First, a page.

On April 28, 2011, a senior official at the Department of Labor (“DOL”) provided a letter to the CFTC addressing concerns regarding whether the business conduct standards under Dodd-Frank and related proposed CFTC rules for swap dealers and major swap participants could cause a counterparty to a swap with a plan covered by the Employee Retirement Income Security Act of 1974 (“ERISA”) to become a fiduciary to the plan. The issue was addressed in the context of the DOL’s proposed expanded definition of fiduciary investment adviser, which we have previously covered here and here. The DOL’s proposed rule change can be found here.

The letter addressed the fact that there is some question about whether a swap dealer or major swap participant could become a fiduciary by virtue of providing a plan with information regarding a swap’s value, risk characteristics or other information material to the transaction as required by the proposed CFTC business conduct rules. The letter also noted that there may be some concern about whether in light of the business conduct standards a swap counterparty can successfully assert that its interests are sufficiently “adverse” so as to permit reliance on the proposed exception from the definition of fiduciary investment adviser for adverse counterparties.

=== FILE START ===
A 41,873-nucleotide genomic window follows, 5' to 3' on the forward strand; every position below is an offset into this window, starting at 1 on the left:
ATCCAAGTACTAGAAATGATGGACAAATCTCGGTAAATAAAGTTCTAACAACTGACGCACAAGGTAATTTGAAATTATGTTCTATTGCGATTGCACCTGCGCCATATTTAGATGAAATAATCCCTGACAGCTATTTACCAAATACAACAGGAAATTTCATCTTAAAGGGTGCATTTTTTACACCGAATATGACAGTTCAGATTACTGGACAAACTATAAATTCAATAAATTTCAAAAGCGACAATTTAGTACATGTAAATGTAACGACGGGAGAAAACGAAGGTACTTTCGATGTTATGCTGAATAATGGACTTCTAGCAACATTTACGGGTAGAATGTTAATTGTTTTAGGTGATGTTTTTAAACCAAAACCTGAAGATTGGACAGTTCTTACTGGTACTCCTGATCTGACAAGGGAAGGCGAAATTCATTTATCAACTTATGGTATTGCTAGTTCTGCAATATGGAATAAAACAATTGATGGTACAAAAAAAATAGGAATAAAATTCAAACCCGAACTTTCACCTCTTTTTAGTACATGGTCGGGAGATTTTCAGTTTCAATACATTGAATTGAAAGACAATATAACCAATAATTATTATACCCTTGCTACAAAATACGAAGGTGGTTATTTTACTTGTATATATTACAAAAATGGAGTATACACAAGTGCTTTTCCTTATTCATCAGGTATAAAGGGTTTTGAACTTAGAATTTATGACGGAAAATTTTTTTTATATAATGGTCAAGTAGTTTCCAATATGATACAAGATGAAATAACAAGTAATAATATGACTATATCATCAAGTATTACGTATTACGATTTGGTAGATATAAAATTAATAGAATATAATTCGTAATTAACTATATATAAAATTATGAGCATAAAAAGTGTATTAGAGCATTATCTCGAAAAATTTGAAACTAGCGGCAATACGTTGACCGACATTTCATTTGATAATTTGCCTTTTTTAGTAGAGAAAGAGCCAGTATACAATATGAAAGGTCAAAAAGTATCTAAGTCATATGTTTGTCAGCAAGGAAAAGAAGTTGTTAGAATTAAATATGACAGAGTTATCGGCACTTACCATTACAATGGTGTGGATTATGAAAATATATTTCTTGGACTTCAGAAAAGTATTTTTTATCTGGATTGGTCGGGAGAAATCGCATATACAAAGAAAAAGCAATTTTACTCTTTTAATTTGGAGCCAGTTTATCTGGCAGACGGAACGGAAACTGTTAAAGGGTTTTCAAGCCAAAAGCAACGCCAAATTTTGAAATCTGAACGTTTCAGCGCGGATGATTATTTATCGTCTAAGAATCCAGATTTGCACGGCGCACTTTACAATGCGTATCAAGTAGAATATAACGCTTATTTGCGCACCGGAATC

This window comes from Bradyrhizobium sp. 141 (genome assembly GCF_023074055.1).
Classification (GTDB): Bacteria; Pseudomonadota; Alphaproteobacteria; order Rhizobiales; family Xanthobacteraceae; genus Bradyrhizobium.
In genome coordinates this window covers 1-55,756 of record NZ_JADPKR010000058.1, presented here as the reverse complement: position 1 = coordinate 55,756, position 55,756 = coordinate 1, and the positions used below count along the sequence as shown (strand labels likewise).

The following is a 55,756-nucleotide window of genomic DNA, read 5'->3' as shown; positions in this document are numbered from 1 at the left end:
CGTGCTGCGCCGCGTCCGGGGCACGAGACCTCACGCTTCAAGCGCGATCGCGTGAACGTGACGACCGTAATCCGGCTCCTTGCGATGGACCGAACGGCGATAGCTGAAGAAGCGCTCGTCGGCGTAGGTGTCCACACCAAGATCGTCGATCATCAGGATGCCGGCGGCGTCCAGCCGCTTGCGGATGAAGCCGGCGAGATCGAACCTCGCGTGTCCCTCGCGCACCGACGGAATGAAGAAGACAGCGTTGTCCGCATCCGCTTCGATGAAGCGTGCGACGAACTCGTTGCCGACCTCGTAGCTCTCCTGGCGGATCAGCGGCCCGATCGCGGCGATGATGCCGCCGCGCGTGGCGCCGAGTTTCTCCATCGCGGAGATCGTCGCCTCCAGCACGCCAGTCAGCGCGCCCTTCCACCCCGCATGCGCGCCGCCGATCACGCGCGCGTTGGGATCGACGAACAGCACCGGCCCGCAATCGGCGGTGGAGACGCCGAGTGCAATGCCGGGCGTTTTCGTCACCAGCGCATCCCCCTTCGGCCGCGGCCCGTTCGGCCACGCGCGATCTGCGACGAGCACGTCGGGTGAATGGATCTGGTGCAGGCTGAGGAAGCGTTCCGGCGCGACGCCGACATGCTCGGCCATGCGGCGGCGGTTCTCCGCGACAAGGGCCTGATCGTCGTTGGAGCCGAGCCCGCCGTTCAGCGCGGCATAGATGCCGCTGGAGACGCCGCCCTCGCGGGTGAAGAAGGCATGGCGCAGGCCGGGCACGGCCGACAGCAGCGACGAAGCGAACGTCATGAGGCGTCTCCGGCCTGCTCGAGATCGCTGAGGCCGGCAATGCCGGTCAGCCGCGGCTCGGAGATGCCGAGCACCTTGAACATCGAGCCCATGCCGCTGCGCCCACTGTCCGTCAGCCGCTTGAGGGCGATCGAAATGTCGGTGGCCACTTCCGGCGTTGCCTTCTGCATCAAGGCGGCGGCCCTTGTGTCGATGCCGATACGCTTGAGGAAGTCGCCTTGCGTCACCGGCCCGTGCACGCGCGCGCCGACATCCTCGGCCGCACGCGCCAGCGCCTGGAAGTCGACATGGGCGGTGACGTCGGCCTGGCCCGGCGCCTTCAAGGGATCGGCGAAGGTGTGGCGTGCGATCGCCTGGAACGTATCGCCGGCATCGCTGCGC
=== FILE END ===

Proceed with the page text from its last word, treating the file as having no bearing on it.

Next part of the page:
The letter addressed these concerns by stating that, “[i]n DOL’s view, a swap dealer or major swap participant that is acting as a plan’s counterparty in an arm’s length bilateral transaction with a plan represented by a knowledgeable independent fiduciary would not fail to meet the terms of the counterparty exception solely because it complied with the business conduct standards set forth in the CFTC’s proposed regulation.” The letter also stated that, “[e]ven if the plan’s swap counterparty complies with the business conduct standards, it is not ‘undertaking to provide impartial investment advice’ within the meaning of the DOL regulation when it engages in a bilateral arm’s length transaction with a plan.”

In a welcome and potentially significant clarification, the letter also indicated that a swap dealer or major swap participant that is acting as both an advisor and a counterparty to an ERISA plan under the business conduct rules can rely on the counterparty exception under the proposed DOL regulation. The letter stated that, “[a]s the CFTC recognized in the preamble to the proposed business conduct standards, ‘a swap dealer has an inherent conflict of interest when it acts as both an advisor and as a counterparty to a Special Entity.’ For example, under the business conduct standards, swap dealers can both recommend and enter into swaps with plans and, when the swaps move against the plans, the dealers can keep the resulting profits. Accordingly, the parties’ interests are ‘adverse’ within the meaning of the DOL's proposed regulation.” (internal citation omitted).

As a related note, in its proposing release for business conduct standards for certain security-based swap participants discussed immediately above, the SEC cited the DOL letter stating that the staffs of the SEC, DOL and CFTC are coordinating with one another to address similar concerns under the SEC’s proposed rules.

The DOL letter can be found here.